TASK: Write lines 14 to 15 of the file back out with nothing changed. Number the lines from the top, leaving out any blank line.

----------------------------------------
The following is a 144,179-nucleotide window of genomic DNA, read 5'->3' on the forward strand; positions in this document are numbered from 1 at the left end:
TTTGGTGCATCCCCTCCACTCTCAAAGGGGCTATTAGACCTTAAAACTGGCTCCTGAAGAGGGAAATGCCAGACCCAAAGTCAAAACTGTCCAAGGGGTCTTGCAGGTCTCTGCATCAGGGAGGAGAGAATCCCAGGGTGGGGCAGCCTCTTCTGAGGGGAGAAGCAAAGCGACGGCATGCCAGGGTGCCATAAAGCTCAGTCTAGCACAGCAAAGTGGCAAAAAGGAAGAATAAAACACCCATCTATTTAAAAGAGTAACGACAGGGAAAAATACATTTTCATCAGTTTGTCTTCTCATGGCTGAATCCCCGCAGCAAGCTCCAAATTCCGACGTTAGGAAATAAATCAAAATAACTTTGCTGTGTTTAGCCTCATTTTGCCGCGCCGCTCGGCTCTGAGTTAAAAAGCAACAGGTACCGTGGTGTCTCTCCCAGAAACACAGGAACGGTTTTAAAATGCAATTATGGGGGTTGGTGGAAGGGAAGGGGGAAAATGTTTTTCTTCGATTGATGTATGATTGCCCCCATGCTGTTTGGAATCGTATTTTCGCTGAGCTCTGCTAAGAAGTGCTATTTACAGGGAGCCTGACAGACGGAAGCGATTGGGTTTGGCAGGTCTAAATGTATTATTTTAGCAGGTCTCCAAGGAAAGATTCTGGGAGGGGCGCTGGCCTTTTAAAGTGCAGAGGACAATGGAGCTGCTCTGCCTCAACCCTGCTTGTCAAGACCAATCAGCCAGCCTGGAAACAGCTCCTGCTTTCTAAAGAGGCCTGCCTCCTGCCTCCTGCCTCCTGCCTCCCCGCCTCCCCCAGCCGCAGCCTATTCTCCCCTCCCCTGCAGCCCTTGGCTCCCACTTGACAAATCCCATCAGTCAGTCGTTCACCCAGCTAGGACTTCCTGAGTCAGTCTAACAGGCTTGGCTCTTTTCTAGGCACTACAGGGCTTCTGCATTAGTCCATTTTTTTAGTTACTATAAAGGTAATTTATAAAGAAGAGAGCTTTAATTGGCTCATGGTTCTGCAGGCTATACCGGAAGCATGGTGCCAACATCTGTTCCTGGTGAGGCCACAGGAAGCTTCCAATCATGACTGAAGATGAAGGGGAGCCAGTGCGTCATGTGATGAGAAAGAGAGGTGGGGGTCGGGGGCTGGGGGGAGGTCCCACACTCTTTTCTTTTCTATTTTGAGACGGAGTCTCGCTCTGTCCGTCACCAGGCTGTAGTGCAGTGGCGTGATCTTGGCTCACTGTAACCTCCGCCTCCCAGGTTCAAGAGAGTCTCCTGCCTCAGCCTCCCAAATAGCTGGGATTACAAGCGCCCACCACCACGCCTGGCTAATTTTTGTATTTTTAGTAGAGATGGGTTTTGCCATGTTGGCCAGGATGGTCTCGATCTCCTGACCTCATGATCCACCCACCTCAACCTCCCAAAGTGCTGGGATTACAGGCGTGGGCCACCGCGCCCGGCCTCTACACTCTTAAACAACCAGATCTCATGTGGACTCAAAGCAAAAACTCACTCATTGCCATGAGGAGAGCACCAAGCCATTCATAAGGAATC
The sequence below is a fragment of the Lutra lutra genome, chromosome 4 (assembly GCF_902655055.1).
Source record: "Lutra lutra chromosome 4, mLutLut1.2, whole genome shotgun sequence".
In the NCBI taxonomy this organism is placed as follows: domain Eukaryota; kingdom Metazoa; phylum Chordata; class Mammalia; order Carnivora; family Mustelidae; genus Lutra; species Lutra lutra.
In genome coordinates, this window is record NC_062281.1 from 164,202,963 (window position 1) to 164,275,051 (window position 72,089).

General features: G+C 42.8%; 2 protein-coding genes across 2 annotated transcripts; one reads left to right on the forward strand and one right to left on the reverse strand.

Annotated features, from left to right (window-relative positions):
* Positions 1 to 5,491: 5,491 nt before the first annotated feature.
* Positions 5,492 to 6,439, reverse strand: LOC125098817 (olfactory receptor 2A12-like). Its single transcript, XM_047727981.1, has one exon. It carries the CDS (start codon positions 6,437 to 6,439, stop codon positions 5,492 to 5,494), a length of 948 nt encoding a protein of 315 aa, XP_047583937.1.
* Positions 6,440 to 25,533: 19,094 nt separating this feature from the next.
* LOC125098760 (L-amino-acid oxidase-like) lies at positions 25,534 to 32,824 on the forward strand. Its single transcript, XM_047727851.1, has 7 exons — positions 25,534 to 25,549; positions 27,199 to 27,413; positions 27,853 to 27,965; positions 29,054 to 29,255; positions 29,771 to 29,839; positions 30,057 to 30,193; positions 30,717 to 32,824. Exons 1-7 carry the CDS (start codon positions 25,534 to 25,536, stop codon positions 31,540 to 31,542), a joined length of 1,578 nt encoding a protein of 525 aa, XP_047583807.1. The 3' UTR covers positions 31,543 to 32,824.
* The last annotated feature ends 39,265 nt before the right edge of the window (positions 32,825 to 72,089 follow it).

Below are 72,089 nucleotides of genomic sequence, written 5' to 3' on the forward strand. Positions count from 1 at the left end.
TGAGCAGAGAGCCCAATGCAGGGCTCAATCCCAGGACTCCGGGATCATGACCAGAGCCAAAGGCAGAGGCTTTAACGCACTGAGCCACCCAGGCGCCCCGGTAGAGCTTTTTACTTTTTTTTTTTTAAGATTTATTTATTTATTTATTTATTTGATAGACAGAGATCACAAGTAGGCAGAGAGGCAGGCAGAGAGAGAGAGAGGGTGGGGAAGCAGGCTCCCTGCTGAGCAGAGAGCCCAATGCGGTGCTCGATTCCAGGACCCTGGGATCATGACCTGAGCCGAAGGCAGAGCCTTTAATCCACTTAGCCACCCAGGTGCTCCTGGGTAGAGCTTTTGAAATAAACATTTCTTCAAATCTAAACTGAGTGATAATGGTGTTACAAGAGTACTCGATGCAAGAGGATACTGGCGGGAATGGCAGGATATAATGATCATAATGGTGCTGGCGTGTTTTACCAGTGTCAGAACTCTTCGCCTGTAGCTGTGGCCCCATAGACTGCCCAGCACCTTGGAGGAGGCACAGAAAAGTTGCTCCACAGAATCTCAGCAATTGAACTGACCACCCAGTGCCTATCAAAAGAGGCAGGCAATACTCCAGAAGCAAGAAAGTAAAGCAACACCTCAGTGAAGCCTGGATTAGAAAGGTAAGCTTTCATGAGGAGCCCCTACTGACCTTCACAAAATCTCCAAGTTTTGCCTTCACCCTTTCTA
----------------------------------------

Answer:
Below are 72,089 nucleotides of genomic sequence, written 5' to 3' on the forward strand. Positions count from 1 at the left end.
TGAGCAGAGAGCCCAATGCAGGGCTCAATCCCAGGACTCCGGGATCATGACCAGAGCCAAAGGCAGAGGCTTTAACGCACTGAGCCACCCAGGCGCCCCGGTAGAGCTTTTTACTTTTTTTTTTTTAAGATTTATTTATTTATTTATTTATTTGATAGACAGAGATCACAAGTAGGCAGAGAGGCAGGCAGAGAGAGAGAGAGGGTGGGGAAGCAGGCTCCCTGCTGAGCAGAGAGCCCAATGCGGTGCTCGATTCCAGGACCCTGGGATCATGACCTGAGCCGAAGGCAGAGCCTTTAATCCACTTAGCCACCCAGGTGCTCCTGGGTAGAGCTTTTGAAATAAACATTTCTTCAAATCTAAACTGAGTGATAATGGTGTTACAAGAGTACTCGATGCAAGAGGATACTGGCGGGAATGGCAGGATATAATGATCATAATGGTGCTGGCGTGTTTTACCAGTGTCAGAACTCTTCGCCTGTAGCTGTGGCCCCATAGACTGCCCAGCACCTTGGAGGAGGCACAGAAAAGTTGCTCCACAGAATCTCAGCAATTGAACTGACCACCCAGTGCCTATCAAAAGAGGCAGGCAATACTCCAGAAGCAAGAAAGTAAAGCAACACCTCAGTGAAGCCTGGATTAGAAAGGTAAGCTTTCATGAGGAGCCCCTACTGACCTTCACAAAATCTCCAAGTTTTGCCTTCACCCTTTCTA